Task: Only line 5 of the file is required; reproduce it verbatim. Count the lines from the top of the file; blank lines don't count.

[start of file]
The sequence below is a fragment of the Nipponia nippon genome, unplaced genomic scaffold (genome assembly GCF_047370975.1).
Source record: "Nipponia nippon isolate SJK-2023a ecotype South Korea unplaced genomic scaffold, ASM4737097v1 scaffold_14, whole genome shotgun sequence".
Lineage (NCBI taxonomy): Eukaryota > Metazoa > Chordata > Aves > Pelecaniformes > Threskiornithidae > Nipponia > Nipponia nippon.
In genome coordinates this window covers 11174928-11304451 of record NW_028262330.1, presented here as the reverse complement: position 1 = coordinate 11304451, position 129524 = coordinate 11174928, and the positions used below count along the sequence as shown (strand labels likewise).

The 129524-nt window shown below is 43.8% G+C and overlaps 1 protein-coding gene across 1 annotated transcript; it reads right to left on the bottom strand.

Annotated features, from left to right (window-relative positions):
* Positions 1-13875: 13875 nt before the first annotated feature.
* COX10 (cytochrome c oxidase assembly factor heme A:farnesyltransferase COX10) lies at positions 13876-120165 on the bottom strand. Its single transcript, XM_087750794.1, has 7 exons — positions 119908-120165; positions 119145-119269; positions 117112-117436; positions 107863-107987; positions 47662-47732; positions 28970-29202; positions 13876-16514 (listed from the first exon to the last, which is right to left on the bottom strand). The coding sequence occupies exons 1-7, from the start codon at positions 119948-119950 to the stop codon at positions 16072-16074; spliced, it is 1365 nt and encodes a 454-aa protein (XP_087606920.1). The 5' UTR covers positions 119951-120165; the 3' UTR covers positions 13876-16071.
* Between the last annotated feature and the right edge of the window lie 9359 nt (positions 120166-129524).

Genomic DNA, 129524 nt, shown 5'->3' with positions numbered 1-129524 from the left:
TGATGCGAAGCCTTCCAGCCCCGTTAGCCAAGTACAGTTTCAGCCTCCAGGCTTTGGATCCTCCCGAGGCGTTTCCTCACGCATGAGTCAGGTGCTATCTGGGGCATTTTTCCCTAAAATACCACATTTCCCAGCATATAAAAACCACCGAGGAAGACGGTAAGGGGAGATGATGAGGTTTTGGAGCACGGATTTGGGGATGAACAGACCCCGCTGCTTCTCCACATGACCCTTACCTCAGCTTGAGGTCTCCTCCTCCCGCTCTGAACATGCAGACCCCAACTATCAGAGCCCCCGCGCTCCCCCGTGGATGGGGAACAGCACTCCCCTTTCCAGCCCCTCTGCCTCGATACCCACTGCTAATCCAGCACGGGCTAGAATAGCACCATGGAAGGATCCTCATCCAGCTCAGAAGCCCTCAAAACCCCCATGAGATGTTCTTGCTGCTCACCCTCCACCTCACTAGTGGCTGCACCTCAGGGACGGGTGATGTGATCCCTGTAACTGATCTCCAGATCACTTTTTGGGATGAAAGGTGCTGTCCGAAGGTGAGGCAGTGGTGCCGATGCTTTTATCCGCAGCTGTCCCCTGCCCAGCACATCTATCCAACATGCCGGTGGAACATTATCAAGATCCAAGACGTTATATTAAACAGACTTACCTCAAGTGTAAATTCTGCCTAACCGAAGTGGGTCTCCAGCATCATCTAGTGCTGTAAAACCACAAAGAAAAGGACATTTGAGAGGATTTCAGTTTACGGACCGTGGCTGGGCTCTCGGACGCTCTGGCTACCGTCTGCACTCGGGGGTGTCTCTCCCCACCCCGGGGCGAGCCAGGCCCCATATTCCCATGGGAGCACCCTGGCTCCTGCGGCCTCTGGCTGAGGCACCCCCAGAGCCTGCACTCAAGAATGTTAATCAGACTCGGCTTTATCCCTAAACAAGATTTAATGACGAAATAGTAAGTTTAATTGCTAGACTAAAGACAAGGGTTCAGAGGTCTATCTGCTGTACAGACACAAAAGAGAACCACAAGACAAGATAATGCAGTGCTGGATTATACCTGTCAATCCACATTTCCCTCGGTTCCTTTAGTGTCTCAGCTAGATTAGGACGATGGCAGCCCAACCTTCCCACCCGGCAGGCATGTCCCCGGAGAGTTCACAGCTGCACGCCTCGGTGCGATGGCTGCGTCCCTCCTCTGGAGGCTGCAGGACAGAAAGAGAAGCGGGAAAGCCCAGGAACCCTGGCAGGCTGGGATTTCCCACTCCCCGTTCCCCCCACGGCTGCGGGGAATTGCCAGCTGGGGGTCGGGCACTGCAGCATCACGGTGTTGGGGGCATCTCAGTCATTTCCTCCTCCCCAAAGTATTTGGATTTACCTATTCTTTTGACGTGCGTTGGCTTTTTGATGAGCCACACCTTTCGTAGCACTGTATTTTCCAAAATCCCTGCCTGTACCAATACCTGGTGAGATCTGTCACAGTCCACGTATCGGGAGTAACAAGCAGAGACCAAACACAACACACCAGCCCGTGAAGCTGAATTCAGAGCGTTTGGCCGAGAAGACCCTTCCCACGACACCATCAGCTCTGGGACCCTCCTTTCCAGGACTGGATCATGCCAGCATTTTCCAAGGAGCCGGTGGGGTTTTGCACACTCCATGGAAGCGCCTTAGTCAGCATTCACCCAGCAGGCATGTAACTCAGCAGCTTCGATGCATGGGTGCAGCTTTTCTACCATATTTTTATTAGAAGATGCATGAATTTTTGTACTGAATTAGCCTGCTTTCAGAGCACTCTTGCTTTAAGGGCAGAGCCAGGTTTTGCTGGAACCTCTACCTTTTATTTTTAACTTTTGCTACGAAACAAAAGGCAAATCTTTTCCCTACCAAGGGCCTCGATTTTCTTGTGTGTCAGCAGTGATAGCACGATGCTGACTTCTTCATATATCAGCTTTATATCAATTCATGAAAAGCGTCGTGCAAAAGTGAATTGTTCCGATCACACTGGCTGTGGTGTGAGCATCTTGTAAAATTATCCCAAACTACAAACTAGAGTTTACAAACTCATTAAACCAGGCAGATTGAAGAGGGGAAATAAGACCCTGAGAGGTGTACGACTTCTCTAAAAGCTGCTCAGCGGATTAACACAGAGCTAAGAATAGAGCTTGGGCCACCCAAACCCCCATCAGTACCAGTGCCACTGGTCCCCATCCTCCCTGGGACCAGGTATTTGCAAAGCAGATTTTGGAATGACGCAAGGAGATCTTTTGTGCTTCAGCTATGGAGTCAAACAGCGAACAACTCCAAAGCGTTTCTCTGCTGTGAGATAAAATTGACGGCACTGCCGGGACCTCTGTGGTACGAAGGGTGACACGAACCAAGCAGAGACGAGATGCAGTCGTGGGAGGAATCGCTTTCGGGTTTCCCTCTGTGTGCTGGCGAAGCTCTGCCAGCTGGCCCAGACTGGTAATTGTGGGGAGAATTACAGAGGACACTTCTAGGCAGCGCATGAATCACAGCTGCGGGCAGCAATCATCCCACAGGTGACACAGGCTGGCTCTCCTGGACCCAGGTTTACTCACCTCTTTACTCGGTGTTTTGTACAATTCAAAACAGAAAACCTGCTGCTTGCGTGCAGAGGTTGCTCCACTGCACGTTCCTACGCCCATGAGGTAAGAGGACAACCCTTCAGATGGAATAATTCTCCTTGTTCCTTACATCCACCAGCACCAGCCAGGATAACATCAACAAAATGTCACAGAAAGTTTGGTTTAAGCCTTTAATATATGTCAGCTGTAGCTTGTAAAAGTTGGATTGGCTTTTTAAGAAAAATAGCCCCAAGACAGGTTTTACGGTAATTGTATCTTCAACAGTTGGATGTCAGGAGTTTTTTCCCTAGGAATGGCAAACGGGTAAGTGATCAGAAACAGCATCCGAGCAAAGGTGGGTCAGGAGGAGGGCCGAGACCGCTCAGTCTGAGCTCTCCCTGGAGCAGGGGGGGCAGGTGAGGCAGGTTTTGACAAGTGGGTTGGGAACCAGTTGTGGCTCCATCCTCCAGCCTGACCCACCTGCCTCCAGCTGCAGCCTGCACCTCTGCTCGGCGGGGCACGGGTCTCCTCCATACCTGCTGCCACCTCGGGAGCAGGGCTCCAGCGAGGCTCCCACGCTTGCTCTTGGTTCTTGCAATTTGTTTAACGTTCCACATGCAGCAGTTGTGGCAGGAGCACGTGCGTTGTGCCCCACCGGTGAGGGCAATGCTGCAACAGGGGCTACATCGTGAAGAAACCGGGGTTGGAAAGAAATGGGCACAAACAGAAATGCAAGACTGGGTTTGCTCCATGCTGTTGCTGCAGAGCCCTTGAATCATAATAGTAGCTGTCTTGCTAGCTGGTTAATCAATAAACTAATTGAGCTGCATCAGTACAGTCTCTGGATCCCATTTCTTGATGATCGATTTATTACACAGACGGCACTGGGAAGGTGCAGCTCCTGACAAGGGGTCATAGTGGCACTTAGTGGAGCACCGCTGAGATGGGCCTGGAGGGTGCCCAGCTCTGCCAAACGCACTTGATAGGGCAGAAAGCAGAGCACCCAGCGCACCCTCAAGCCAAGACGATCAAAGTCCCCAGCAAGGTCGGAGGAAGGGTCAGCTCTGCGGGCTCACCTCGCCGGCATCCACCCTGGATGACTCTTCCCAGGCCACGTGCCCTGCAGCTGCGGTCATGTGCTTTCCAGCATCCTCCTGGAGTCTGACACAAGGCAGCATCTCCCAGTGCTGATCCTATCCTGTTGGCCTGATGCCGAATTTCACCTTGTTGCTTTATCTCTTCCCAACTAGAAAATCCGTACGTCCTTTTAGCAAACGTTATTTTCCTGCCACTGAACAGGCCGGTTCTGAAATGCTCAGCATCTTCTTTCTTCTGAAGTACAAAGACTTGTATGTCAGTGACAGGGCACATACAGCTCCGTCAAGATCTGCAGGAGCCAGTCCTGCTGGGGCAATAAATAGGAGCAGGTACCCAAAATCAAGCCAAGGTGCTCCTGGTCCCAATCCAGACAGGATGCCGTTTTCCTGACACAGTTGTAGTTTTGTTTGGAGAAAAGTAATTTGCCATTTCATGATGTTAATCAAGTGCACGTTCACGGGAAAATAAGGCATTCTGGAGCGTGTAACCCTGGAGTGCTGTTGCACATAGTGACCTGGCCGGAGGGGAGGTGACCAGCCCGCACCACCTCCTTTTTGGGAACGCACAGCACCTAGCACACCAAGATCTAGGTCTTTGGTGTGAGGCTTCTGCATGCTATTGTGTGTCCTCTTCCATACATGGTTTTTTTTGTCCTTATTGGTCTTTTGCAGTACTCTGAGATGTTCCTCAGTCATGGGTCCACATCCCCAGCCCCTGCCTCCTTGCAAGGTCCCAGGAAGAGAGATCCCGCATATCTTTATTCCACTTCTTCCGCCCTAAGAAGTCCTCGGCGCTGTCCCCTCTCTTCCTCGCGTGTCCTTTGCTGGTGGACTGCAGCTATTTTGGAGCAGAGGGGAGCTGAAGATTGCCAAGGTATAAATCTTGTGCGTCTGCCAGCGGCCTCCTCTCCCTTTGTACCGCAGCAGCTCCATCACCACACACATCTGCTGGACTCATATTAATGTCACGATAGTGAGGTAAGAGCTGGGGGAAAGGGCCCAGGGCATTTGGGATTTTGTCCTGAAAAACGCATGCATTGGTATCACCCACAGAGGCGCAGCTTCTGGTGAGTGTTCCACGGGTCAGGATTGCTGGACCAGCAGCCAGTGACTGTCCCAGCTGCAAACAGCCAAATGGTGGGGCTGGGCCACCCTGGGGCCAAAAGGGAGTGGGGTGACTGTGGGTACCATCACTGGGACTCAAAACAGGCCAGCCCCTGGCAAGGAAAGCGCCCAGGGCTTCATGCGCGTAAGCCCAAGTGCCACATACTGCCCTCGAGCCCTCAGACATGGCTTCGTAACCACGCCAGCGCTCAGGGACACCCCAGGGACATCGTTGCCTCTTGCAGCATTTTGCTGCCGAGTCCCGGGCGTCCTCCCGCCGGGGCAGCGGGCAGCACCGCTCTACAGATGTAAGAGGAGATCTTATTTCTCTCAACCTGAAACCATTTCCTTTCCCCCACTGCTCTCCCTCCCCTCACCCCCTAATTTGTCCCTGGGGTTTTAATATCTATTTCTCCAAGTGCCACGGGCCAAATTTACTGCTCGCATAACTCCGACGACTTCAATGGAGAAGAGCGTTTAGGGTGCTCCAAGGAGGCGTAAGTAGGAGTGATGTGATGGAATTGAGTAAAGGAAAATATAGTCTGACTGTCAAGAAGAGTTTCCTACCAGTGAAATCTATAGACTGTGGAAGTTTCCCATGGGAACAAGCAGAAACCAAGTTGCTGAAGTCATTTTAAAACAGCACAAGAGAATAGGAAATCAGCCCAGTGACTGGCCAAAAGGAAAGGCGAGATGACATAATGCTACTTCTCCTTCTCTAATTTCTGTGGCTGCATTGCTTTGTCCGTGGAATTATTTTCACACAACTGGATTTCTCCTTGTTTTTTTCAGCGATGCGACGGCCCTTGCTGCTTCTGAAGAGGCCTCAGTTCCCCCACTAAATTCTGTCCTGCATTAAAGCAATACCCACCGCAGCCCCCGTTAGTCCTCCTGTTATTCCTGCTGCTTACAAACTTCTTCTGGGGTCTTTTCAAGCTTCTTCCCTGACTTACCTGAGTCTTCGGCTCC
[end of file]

The 129524-nt window shown below is 43.8% G+C and overlaps 1 protein-coding gene across 1 annotated transcript; it reads right to left on the bottom strand.